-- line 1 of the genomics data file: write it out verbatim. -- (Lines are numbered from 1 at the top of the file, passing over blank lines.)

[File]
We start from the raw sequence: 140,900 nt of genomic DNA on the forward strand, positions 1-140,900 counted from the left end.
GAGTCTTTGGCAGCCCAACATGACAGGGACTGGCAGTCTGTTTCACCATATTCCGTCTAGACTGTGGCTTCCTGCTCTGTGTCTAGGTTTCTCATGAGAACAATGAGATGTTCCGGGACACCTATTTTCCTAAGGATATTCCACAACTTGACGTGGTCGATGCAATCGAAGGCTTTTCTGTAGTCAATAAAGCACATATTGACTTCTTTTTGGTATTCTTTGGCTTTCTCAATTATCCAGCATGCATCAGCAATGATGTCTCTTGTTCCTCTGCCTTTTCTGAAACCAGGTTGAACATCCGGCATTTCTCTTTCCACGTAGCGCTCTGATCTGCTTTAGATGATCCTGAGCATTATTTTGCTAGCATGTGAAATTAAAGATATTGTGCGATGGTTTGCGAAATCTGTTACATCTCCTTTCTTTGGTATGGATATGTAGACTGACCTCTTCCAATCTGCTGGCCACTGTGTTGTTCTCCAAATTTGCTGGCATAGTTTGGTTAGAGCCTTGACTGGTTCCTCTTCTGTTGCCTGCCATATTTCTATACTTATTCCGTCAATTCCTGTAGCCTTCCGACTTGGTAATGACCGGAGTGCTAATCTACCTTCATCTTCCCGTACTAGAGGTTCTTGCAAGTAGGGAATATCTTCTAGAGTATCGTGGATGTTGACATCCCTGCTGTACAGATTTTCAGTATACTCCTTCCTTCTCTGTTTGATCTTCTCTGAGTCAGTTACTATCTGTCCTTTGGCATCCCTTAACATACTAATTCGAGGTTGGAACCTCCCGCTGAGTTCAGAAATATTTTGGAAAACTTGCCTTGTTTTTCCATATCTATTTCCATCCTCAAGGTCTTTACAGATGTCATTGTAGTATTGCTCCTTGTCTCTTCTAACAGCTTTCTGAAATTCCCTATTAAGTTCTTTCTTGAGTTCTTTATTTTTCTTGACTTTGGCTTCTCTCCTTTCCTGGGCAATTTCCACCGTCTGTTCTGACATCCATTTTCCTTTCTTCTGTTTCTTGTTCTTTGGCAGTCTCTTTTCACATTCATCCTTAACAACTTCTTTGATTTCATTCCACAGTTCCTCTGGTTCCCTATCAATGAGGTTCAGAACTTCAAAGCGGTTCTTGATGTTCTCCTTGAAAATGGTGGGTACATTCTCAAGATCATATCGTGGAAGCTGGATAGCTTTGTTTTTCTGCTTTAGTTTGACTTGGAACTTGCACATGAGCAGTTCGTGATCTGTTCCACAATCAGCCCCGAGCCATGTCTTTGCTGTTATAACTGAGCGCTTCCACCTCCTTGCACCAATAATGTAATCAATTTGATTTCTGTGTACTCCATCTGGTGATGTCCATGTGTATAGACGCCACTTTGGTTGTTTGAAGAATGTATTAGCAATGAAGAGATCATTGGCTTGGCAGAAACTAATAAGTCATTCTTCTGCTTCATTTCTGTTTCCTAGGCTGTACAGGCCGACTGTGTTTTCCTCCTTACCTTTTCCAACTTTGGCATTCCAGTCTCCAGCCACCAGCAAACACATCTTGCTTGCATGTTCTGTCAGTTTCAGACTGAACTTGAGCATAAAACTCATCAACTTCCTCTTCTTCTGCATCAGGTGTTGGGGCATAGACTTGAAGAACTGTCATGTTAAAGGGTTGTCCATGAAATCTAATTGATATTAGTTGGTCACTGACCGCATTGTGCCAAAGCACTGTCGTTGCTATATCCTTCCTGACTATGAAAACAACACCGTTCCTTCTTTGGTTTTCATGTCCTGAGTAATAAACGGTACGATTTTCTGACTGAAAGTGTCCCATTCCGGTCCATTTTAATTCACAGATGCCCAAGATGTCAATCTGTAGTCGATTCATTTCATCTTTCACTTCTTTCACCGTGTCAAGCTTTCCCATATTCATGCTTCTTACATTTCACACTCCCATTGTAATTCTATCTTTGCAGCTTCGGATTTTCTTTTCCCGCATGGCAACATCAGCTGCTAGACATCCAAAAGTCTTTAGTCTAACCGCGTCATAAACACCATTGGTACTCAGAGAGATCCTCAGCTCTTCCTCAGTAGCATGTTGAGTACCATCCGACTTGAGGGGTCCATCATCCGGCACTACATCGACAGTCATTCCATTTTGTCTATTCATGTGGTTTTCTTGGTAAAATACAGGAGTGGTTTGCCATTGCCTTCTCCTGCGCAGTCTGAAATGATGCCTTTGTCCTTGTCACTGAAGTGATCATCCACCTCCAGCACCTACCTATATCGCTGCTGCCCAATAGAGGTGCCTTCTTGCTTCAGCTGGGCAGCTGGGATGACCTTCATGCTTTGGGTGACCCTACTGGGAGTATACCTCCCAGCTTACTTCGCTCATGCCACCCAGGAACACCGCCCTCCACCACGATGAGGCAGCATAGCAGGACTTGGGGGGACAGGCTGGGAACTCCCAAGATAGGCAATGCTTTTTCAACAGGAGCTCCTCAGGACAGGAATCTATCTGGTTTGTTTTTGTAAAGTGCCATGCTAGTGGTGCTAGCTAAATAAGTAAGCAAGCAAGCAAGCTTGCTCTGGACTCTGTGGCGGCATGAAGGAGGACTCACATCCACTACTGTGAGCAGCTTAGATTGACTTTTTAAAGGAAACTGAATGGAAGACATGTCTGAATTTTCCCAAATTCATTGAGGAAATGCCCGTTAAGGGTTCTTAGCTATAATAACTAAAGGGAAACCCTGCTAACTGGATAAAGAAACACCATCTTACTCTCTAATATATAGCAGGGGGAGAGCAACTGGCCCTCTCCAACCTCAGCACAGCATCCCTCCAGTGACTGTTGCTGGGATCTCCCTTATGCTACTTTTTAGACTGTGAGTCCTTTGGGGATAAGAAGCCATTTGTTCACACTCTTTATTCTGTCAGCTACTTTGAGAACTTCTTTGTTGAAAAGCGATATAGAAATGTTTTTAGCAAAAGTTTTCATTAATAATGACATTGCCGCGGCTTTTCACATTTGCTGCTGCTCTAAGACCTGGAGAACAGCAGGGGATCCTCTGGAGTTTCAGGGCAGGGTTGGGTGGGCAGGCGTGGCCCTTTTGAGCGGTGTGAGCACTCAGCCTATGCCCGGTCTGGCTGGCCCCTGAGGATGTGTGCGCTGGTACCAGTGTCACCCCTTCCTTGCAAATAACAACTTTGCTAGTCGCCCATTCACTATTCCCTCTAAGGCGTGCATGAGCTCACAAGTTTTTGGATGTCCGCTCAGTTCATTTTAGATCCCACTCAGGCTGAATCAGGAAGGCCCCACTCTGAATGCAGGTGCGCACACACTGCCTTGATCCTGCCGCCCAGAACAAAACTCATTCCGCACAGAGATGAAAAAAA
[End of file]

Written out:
We start from the raw sequence: 140,900 nt of genomic DNA on the forward strand, positions 1-140,900 counted from the left end.